The dangers of pluralism in economics: the case of MMT." (I believe that he later wrote that "factionalism" would have been be a better chouice than "pluralism" in the title, and better reflects the tone of what he wrote.) There's a lot of stuff in his article, but the reality is that there is a simple solution to the problem he identifies: mainstream economists need to act like real academics, and respond to heterodox criticisms in the academic literature. If you live in an intellectual bubble -- like many mainstream economists (Wren-Lewis himself is presumably an exception) -- you cannot be shocked by the response you get when you leave that bubble.
The gist of the story is that he was disturbed by the reception of some comments he got on Twitter to his discussion of Modern Monetary Theory (MMT). As a Cambridge graduate, my tribal bias is to have low expectations for someone from Oxford, but this managed to underwhelm even me. What did you expect you would get on Twitter -- a reprise of the Cambridge Capital Debates? Twitter is useful for highlighting interesting articles, discussing points with people within your intellectual bubble, or posting memes. The format does not work for discussing fundamental theoretical questions. I see a lot of sniping at MMT by people who should know better, but at the end of the day, almost all of these comments can only be described as useless.
I worked in a real academic discipline. Believe it or not, real academics recognise the existence of all academic journals in their field. There were certainly cases where I deliberately ignored the existence of some of the literature. However, I would not have gone to Usenet to debate the point. If pressed, I would either explain that the papers in question just re-derived known results, or were outright incorrect. Essentially, everybody involved was going to be much happier with me ignoring the papers in question. (I did make points like this in either private communications, or during the review process. In one case, I had to reject a paper because it relied on a previously-published incorrect "theorem," and I disproved that "theorem." That was the academic equivalent of lobbing a live hand grenade into the journal editors' laps, and I left them to deal with it. The key was that this was done through normal academic channels.)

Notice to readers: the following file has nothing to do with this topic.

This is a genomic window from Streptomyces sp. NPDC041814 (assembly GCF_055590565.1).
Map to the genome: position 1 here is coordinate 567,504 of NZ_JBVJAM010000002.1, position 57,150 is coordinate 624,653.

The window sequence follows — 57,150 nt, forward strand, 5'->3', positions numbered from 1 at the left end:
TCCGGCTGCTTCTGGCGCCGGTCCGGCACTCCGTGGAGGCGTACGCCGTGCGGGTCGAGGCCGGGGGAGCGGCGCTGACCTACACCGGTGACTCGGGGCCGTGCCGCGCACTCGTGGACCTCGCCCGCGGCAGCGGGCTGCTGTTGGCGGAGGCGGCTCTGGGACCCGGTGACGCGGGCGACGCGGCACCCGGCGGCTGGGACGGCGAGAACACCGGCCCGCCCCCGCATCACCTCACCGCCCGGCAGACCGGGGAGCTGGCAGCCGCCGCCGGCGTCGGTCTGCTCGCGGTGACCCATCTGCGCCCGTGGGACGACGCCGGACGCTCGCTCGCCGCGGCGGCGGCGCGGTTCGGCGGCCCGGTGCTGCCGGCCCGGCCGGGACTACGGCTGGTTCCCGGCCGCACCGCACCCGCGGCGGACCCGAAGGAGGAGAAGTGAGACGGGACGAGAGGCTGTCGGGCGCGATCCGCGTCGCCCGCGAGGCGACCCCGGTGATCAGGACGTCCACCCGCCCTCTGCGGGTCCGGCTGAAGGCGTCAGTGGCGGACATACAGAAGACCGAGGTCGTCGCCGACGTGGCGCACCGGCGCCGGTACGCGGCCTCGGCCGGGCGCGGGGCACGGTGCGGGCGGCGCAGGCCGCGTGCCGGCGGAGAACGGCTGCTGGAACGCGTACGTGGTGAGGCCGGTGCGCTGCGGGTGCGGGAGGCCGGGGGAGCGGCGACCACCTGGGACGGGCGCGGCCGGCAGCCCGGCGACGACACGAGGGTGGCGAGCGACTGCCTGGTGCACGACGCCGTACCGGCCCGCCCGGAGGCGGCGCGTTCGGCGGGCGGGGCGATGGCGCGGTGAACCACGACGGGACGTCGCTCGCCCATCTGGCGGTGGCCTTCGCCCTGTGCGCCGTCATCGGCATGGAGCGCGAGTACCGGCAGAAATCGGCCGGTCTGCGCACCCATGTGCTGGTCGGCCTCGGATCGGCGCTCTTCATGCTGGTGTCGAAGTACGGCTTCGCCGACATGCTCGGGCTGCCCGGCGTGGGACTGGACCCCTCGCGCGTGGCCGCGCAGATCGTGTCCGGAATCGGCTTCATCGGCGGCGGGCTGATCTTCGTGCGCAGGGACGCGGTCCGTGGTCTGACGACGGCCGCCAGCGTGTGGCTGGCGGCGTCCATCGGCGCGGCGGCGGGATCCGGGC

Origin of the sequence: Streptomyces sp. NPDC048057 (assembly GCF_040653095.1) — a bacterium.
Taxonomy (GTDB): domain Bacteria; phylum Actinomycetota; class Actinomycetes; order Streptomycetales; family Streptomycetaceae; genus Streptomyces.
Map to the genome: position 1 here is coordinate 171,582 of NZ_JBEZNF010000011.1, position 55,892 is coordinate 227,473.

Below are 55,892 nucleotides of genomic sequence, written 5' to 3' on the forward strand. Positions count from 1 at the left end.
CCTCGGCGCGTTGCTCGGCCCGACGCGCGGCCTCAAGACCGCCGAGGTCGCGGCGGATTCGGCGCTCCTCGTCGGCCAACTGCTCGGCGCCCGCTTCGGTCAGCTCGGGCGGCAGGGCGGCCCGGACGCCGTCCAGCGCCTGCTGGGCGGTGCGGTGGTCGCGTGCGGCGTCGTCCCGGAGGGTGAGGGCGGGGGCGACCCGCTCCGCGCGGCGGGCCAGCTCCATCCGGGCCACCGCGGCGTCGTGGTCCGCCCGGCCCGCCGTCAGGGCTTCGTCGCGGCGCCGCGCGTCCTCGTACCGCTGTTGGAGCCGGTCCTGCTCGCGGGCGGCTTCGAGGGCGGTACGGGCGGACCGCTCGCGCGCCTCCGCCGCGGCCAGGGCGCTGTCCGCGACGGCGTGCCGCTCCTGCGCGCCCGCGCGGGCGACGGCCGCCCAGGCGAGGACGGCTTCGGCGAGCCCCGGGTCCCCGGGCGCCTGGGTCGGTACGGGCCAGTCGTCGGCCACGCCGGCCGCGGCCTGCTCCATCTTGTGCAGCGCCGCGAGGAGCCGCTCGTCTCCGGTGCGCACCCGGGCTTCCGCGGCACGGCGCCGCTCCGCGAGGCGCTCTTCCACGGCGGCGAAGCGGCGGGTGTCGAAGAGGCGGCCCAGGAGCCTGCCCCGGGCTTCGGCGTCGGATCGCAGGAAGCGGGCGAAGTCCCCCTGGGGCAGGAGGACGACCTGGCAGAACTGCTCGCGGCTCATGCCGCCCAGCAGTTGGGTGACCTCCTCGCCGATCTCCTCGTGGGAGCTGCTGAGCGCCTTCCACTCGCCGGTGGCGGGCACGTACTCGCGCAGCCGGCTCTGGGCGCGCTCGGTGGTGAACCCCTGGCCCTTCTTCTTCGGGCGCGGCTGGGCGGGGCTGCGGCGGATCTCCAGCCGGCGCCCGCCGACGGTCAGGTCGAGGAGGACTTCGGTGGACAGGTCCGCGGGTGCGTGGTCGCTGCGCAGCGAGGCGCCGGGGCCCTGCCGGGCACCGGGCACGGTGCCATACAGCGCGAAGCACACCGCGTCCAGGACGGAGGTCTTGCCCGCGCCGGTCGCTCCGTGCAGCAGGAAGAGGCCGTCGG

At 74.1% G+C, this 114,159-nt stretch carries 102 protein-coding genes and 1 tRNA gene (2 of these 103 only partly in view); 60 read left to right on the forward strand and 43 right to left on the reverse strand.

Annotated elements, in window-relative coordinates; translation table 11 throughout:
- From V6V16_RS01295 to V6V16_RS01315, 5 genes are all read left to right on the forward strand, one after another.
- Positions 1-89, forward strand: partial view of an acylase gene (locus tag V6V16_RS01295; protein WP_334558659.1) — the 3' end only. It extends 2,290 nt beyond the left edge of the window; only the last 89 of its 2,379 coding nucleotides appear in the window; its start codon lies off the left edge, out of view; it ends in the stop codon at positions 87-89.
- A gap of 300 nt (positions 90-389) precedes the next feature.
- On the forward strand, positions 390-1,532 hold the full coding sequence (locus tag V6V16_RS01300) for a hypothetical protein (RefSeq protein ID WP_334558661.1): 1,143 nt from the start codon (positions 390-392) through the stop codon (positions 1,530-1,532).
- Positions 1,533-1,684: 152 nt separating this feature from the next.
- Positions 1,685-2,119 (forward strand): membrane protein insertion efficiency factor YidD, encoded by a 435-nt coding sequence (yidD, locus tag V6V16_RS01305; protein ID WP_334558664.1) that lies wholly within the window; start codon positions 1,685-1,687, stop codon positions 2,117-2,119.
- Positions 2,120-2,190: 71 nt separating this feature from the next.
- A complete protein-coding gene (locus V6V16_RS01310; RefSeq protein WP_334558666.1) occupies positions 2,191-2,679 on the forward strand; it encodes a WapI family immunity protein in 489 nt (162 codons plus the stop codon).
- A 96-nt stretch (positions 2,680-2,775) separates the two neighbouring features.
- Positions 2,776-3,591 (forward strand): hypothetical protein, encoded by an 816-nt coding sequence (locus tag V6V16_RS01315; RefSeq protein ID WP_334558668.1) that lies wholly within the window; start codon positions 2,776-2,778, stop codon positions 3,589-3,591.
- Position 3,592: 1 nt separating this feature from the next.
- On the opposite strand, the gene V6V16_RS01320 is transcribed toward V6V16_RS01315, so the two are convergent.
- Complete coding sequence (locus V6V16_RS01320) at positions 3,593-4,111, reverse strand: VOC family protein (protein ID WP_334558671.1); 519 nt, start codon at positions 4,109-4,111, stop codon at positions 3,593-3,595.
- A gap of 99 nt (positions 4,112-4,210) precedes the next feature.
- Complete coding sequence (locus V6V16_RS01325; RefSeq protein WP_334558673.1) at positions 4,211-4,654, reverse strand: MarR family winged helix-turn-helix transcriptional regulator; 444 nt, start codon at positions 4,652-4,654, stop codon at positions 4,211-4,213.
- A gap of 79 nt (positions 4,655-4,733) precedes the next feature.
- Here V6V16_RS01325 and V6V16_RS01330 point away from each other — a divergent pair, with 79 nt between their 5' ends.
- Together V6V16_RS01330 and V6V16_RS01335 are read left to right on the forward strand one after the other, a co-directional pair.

So long as mainstream academics want to pretend that the post-Keynesian literature does not exist, they should not be shocked to have it develop in an antagonistic direction. Even neophytes in economics can figure out that the mainstream lives in a bubble that brooks no external criticism. Conversely, post-Keynesians critique the mainstream, and so outsiders can see that they are playing the academic game the way it is supposed to be played. In Wren-Lewis' case, he does write about MMT on his blog, so one can argue he at least has one foot outside the mainstream bubble. Although that is nice to see, it still does not address the dysfunctional nature of mainstream academic writing.
Wren-Lewis argues that MMT concepts can be explained using mainstream terminology. Since I tend to use fairly standard terminology, I cannot disagree with that argument. However, I would phrase it differently. Mainstream discussion of fiscal policy is almost invariably clouded with theoretical junk ("fiscal sustainability", "budget constraints", "intergenerational transfer", "bond vigilantes") that it takes considerable effort to strip the junk out to get the correct description, which almost always ends up being the MMT description. The MMT jihad against various phrasings and framing terms reflects the need to think clearly about fiscal policy.
As an example, he once again brings up overlapping generations (OLG) models. These models are the key practical difference between MMT and mainstream economics. The reason for that is simple: from a MMT'ers perspective, OLG models are a joke, and only designed to give the desired political outcome. However, that is a debate that is not going to be resolved by posting memes on Twitter.
Modern Monetary Theory is evolving outside the journals that are locked down by the mainstream, and is focussed on real economic issues. Meanwhile, the mainstream is using dubious mathematics to painfully re-derive results that have been part of the post-Keynesian tradition for decades. You do not need a degree in the history of the philosophy of science to guess what the outcome is going to be. What we are seeing is the inevitable blowback of the attempt to stifle debate; since criticism cannot work through academic channels, it is instead funneled through non-academic ones.
(c) Brian Romanchuk 2018